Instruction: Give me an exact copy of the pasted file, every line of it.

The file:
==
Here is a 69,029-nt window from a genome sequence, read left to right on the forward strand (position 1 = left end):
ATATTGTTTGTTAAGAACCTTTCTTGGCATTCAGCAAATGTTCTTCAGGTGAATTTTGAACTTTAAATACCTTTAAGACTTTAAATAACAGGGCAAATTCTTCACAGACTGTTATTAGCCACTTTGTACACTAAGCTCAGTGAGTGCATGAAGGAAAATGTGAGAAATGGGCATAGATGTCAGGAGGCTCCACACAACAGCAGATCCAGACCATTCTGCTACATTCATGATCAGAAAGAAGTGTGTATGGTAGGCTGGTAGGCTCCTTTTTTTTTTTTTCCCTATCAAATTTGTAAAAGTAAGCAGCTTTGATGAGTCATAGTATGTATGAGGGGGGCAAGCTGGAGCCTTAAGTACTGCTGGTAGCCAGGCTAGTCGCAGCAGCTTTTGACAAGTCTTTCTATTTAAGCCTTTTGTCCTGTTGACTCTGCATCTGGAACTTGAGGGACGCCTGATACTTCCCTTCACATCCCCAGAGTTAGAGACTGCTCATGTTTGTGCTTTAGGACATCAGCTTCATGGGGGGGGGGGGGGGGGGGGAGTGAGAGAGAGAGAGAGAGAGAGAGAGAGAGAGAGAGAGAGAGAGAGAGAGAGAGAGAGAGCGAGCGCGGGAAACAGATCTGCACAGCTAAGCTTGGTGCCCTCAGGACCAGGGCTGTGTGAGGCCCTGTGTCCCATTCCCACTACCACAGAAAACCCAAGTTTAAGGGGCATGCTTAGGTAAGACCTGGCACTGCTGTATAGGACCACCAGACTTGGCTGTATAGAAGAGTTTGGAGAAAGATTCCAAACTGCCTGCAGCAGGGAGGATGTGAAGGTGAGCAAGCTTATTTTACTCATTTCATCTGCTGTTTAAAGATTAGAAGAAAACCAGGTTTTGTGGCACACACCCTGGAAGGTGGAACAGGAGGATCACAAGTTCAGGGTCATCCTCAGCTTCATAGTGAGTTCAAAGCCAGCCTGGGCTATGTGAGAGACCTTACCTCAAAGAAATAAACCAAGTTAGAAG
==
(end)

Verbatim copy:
Here is a 69,029-nt window from a genome sequence, read left to right on the forward strand (position 1 = left end):
ATATTGTTTGTTAAGAACCTTTCTTGGCATTCAGCAAATGTTCTTCAGGTGAATTTTGAACTTTAAATACCTTTAAGACTTTAAATAACAGGGCAAATTCTTCACAGACTGTTATTAGCCACTTTGTACACTAAGCTCAGTGAGTGCATGAAGGAAAATGTGAGAAATGGGCATAGATGTCAGGAGGCTCCACACAACAGCAGATCCAGACCATTCTGCTACATTCATGATCAGAAAGAAGTGTGTATGGTAGGCTGGTAGGCTCCTTTTTTTTTTTTTCCCTATCAAATTTGTAAAAGTAAGCAGCTTTGATGAGTCATAGTATGTATGAGGGGGGCAAGCTGGAGCCTTAAGTACTGCTGGTAGCCAGGCTAGTCGCAGCAGCTTTTGACAAGTCTTTCTATTTAAGCCTTTTGTCCTGTTGACTCTGCATCTGGAACTTGAGGGACGCCTGATACTTCCCTTCACATCCCCAGAGTTAGAGACTGCTCATGTTTGTGCTTTAGGACATCAGCTTCATGGGGGGGGGGGGGGGGGGGGAGTGAGAGAGAGAGAGAGAGAGAGAGAGAGAGAGAGAGAGAGAGAGAGAGAGAGAGAGAGAGCGAGCGCGGGAAACAGATCTGCACAGCTAAGCTTGGTGCCCTCAGGACCAGGGCTGTGTGAGGCCCTGTGTCCCATTCCCACTACCACAGAAAACCCAAGTTTAAGGGGCATGCTTAGGTAAGACCTGGCACTGCTGTATAGGACCACCAGACTTGGCTGTATAGAAGAGTTTGGAGAAAGATTCCAAACTGCCTGCAGCAGGGAGGATGTGAAGGTGAGCAAGCTTATTTTACTCATTTCATCTGCTGTTTAAAGATTAGAAGAAAACCAGGTTTTGTGGCACACACCCTGGAAGGTGGAACAGGAGGATCACAAGTTCAGGGTCATCCTCAGCTTCATAGTGAGTTCAAAGCCAGCCTGGGCTATGTGAGAGACCTTACCTCAAAGAAATAAACCAAGTTAGAAG